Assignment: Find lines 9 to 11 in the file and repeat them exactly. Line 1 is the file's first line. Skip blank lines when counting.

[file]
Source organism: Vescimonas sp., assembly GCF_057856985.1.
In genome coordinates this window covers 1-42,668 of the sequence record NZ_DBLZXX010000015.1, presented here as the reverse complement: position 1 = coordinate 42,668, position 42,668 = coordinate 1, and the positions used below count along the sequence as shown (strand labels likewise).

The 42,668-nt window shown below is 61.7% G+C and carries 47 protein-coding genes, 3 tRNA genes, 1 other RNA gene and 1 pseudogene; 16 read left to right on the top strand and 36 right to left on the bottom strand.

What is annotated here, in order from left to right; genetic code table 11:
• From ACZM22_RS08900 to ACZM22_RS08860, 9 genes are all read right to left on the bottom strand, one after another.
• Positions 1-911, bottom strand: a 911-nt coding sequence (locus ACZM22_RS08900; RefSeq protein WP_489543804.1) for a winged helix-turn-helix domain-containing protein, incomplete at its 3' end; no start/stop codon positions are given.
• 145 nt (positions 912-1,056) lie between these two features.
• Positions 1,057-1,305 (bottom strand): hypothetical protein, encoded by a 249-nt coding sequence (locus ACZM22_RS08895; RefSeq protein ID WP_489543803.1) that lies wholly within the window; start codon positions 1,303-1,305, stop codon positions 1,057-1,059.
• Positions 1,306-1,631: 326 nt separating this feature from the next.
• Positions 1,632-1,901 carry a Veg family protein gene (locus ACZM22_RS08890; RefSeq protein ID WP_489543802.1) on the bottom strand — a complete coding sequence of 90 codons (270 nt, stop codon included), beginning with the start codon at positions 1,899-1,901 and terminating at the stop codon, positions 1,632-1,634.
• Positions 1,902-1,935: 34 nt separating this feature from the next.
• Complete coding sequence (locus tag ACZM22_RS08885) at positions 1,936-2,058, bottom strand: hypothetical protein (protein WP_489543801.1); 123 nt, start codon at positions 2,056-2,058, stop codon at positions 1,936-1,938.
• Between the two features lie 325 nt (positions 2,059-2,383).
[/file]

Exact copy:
• Positions 1,306-1,631: 326 nt separating this feature from the next.
• Positions 1,632-1,901 carry a Veg family protein gene (locus ACZM22_RS08890; RefSeq protein ID WP_489543802.1) on the bottom strand — a complete coding sequence of 90 codons (270 nt, stop codon included), beginning with the start codon at positions 1,899-1,901 and terminating at the stop codon, positions 1,632-1,634.
• Positions 1,902-1,935: 34 nt separating this feature from the next.